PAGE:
Shingle Style’s Unlikely Appearance in the Midwest

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Shingle Style has its roots in New England and it often gives off a coastal vibe. The style, which is characterized by wood shingles on the exterior walls, is echoed in west coast beach towns, particularly in Northern California and Oregon. It isn’t limited to the coasts, though: Shingle style emerged in the Midwest in the late 19th century, thanks in particular to the architect Joseph Lyman Silsbee, a native of Massachusetts and alumnus Exeter, Harvard, and M.I.T.

Does that name sound familiar? It might, particularly if you’re familiar with Frank Lloyd Wright (or if you’ve been following my blog!). Silsbee was Wright’s first employer, and it may largely have been due to this Shingle style church in Wisconsin.

Unity Chapel, located in the rural community of Spring Green, was built in 1886 by Joseph Lyman Silsbee for the Lloyd-Jones family. According to accounts, the interior of the chapel was “looked after” by a boy of the family. Of course, the boy was a young Frank Lloyd Wright, whose mother was Anna Lloyd Jones. Wright moved to Chicago not long after and built his first home, in Oak Park, in the Shingle style. His work soon departed from Shingle style but he always aimed to design in a truly American style, distancing himself from European precedents, and, echoing Shingle style, he is known for his use of clean forms and natural materials.

Shingle style may have coastal roots but, perhaps, it was a stepping stone to the Prairie style and the emergence of true American architecture under American architects like Silsbee and Wright. In a way, it all began with a Shingle style chapel in rural Wisconsin.

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Sources and Further Reading:

Visit the official website for Unity Chapel here and read their history here.

I previously wrote about this Joseph Lyman Silsbee building in Lincoln Park.

Curious about Frank Lloyd Wright’s Shingle style house? Here are some views from this past winter. You can also check out the official page for the Frank Lloyd Wright Home & Studio.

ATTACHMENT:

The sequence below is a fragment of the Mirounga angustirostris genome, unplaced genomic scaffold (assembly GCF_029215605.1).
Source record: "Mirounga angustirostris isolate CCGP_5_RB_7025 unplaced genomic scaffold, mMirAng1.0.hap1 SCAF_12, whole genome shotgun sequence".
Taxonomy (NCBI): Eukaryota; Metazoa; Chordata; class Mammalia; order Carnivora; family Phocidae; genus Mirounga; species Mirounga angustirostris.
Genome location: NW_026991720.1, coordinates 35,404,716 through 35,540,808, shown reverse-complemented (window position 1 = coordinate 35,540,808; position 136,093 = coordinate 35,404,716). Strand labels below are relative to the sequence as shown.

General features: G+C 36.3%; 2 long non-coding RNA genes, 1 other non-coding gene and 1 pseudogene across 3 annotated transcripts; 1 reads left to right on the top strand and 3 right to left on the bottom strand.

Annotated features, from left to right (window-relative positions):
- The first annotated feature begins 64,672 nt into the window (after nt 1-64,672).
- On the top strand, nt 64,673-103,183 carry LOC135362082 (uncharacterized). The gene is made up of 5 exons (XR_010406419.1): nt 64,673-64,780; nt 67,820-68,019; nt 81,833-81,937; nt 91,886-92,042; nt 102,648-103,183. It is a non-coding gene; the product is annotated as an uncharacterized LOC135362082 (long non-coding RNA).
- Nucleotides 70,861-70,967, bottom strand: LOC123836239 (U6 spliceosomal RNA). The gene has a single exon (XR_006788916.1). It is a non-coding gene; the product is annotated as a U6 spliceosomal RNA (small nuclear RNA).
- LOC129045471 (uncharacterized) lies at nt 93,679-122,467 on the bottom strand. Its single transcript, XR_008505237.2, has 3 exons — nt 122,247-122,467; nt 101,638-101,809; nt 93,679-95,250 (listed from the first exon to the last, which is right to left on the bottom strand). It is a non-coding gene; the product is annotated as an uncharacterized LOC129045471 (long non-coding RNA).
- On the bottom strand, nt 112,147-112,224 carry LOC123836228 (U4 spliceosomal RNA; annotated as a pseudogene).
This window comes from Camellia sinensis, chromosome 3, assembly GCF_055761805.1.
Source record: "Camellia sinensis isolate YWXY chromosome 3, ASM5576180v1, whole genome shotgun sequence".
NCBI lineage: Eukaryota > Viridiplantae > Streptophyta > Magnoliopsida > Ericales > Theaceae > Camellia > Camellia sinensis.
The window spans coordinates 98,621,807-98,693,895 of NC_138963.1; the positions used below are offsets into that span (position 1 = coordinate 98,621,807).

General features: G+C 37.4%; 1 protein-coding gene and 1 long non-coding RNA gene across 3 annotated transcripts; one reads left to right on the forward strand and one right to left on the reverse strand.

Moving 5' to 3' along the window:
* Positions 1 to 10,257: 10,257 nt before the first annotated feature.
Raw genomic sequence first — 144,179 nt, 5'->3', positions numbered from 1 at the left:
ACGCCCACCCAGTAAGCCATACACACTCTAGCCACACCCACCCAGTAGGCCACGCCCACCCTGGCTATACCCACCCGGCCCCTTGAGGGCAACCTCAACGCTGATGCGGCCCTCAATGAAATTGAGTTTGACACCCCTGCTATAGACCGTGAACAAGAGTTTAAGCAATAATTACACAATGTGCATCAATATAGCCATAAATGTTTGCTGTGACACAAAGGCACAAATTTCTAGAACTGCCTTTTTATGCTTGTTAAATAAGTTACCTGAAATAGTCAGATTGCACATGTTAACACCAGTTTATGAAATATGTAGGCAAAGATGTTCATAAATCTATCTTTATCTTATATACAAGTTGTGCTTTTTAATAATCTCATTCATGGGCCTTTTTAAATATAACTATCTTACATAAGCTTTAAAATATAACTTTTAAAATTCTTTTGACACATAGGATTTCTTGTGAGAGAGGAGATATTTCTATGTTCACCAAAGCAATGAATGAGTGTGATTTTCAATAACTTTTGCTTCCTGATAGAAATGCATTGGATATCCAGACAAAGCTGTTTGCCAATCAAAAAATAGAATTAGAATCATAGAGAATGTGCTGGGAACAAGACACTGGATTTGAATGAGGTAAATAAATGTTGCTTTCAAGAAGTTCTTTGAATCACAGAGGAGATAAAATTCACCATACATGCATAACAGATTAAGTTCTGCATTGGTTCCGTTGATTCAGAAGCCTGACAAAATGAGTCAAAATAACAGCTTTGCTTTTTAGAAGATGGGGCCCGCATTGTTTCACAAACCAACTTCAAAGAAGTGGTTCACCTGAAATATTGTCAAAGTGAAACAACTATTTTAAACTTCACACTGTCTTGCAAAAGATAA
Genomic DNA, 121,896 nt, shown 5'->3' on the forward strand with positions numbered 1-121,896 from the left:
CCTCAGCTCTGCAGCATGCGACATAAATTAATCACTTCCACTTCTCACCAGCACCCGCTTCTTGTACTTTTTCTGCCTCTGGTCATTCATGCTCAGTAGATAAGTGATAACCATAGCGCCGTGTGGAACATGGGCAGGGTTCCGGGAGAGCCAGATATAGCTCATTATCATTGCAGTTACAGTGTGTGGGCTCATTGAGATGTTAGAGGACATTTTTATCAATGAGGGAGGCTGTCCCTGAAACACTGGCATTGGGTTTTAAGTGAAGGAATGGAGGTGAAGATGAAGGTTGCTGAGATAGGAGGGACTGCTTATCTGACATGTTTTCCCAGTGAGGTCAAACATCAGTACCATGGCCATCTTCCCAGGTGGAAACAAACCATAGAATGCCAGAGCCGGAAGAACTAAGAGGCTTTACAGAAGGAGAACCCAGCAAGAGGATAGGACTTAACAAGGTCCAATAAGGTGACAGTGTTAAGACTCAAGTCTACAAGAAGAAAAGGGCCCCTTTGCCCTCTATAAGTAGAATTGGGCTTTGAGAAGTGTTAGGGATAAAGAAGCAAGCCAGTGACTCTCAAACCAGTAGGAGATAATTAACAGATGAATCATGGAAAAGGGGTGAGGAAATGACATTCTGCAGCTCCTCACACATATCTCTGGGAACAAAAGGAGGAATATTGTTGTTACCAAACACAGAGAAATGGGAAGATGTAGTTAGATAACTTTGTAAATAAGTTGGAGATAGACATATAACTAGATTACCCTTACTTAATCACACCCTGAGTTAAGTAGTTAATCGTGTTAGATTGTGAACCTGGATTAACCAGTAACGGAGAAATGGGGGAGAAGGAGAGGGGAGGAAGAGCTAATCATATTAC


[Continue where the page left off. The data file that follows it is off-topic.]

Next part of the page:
Read more about Joseph Lyman Silsbee here.

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11 thoughts on “Shingle Style’s Unlikely Appearance in the Midwest

  1. I learn so much from your posts, Susie! I’d somehow never heard of Shingle style before. Thank you for the wonderful introduction.

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      1. Now that you’ve alerted me to this style I’m sure I’ll see it everywhere, Susie. You’re right that it does evoke my summers on the beaches of the west coast, though …

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    1. The Shingle style is so classic! I’m glad you visited this chapel too. It was recommended to me at Taliesin, or I might have overlooked it, but I’m so glad I didn’t!

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  2. Living in South Coast Maine, I’m blessed with some of the best shingle style architecture to be found. Much of it from a master of the style, John Calvin Stevens. Your article does a fabulous job showing how the style could be adapted to almost any location.
    This is another spot my father and I found on our cross country trip. I believe that Mamah Borthwick Cheney was buried there and her marker was designed by Wright.

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    1. I would love to explore the architecture in Maine! Hopefully one of these days. No one does Shingle style like the East Coast. There are some wonderful grave markers designed by Wright at this cemetery but researching who is actually buried there quickly became a puzzle! There is a marker for Wright but I hear he was buried in Arizona and Mamah Cheney is in an unmarked location. As always–Wright leaves us thinking.

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